Taking Shots At Heath Out Of Bounds

FAYETTEVILLE - A disc jockey way down in Little Rock who sounds a lot like a fan said the other day that third-year Arkansas coach Stan Heath should be fired if his 13-3 Hogs fail to reach the NCAA Tournament.

Well, hell, who could possibly argue with a guy who makes dicey comments to teenagers and burnouts and spins rock 'n roll records (actually, he probably just pushes a "play" button) for a living?

In reality, this guy who might tune into the Hogs on TV on occasion, which is another good cause to respect his expertise, probably doesn't know a pick from a shovel.

This is where - and when - Heath earns the big bucks. Many of us believe Arkansas fans are the toughest to please in the SEC.

And because there have been small rifts (mostly head-scratchers) with almost every one of us who work the beat (the ones who face him often, not those who bravely stroke keys of criticism from long distance), we're interested to see how Heath will handle real scrutiny.

Most postgame sports bar banter with Hogs fans was hardly kind to the coach late Tuesday night.

But scanning some of those Internet message boards just hours after the Hogs' 64-61 home loss against No. 23 Alabama -to get a handle on what those sort of Arkansas fanatics are thinking -really revealed how out of bounds some folks already are.

Summarizing many posts (keeping in mind many of these unidentified posters thought Heath was a basketball god just a couple of weeks back):

• Heath can't recruit.

• Heath can't coach.

• Alabama coach Mark Gottfried outwitted Heath.

• Heath's Hogs are soft.

• There is no half-court offense.

• Heath should yell at his players more.

Ronnie Brewer plays too much.

• Ronnie Brewer plays too little.

Eric Ferguson plays too much.

• Eric Ferguson plays too little.

• Heath doesn't press enough.

• Heath presses too much.

• Heath's cupcake schedule has made the Hogs fat and slow.

• Heath's players are not improving.

Thus far, most of us in the media have layed off Heath, even though he disagrees to a point. Fact is, he has not been blistered - or even slightly roasted -in print by any importants. Of course, all the local TV gushers (Bo Mattingly and Mike Irwin excluded) have taken no shots and local talk radio hosts continue to be largely supportive.

There's a reason for that: We, like most around the Southeastern Conference, see Arkansas getting there. The Hogs, 21-35 in Heath's first two seasons with little to work with, are clearly loads better, inside and out.

For the first time in years, there is serious talent on the Arkansas campus and excitement - from most - about this season. More big-time players and big-time wins are coming, folks, just not quickly enough for the blow-hards.

Heath has brought back class to his position and the thought here is he mostly has handled this team the right way.

Of course, we don't agree with everything Heath has done (and the same could be said for every coach we've covered).

On Tuesday night, for instance, we found it curious that Ferguson would be reinserted into the game with two fouls and 7 1/2 minutes remaining in the first half. Some eight second later, Ferguson picked up his third foul and never was the same again.

We don't know why Arkansas got away from going inside to Darian Townes, whose energy and scoring elevated the Hogs in the first half. After all, according to Alabama's Gottfried, Townes was "killing us."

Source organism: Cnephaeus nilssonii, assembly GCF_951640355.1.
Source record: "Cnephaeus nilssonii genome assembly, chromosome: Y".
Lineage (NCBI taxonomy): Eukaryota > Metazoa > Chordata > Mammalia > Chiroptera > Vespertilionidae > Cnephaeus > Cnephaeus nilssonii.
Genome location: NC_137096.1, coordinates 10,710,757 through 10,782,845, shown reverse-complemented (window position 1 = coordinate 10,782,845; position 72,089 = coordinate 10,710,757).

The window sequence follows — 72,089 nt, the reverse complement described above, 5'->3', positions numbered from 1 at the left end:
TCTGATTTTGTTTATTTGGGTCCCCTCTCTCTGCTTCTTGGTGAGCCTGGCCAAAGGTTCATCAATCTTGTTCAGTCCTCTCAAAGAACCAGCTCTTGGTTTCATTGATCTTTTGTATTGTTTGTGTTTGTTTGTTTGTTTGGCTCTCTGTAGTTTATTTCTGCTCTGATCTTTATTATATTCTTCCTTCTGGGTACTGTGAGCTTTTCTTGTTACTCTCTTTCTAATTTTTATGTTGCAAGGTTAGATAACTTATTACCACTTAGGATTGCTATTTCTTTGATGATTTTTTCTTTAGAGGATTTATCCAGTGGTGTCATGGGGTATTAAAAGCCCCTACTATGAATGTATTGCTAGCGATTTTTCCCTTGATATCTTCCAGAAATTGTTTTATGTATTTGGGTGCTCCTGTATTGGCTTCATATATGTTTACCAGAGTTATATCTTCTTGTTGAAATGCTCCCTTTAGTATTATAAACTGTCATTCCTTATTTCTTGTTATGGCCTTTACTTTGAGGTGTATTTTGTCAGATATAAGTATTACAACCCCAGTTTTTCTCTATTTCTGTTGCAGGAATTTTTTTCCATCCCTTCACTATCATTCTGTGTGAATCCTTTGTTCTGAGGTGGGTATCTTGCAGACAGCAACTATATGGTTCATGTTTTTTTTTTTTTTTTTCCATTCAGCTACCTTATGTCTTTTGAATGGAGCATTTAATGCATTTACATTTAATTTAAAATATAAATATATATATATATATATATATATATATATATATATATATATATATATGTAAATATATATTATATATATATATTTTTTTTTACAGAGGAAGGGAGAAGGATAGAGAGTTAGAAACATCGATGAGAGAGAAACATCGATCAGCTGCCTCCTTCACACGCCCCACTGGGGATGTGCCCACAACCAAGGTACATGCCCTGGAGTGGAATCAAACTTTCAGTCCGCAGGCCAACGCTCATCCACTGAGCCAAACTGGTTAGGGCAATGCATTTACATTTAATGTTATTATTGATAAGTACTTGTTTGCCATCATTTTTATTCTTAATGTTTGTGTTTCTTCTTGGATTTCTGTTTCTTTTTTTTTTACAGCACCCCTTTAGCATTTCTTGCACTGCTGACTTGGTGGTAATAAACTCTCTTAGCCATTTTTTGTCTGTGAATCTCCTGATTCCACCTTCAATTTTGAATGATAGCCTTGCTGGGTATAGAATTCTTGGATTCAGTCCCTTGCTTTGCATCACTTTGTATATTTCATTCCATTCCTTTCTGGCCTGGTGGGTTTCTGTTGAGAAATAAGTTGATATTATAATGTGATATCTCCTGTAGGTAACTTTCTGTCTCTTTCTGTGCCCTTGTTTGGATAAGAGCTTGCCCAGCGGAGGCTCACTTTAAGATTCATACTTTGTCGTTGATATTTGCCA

We're not sure why Brewer played almost the entire game with a gimpy ankle (although we do know how crucial he is) or why Olu Famutimi still plays lots, although he generally only does so full-Boar for one half.

It was curious that Arkansas didn't really extend its defense on Alabama sharpshooters like Earnest Shelton, probably the SEC's best pure shooter, until the Hogs trailed 47-40 after two consecutive Shelton 3-pointers.

Sure, the lulls that led to two straight losses - at Florida, 82-74, on Saturday and vs. Alabama - are confounding.

Probably more so to Heath than to us. He can't do it for them and he seems to use timeouts wisely to stem tides.

Yeah, the half-court offense could be more crisp and the defensive pressure of late could be turned up a notch.

And on second thought, as some players have muttered, Arkansas' nonconference schedule probably was too easy, making the Hogs look somewhat lost after stealing and slamming wins against shorter, slower foes.

We wouldn't mind seeing Heath rant a bit more, but the psyche of his team is fragile and we figure he knows better than us how to handle it at this point.

Look, Heath and company are on the right track. He's playing three freaking freshman - starting two - and a junior college transfer. The lone senior, Mike Jones, is a part-time 3-point specialist and the Hogs' best player, Brewer, is a sophomore.

It's easy to complain about where the Hogs have been.

Should be just as simple to see where they're going: To a perennial spot in the NCAA Tournament. That may not happen this season - although that lofty goal for such a young team still is quite reachable - but it's coming.

And you know what? Most of you as Razorbacks fans have dropped the ball. Even against the likes of top-ranked Illinois (in North Little Rock) or vs. No. 23 Alabama, you have yet to fill up an Arkansas arena one doggone time this season.

The high-top's on the other foot.

Arkansas lost at dangerous Florida and fell a Ferguson open-look 3-pointer short of going into overtime against Alabama.

The Crimson Tide, by the way, returned four starters from last season's team that went to the Elite Eight.

Just as it should've, a veteran and talented Alabama team held on.

Get a grip.

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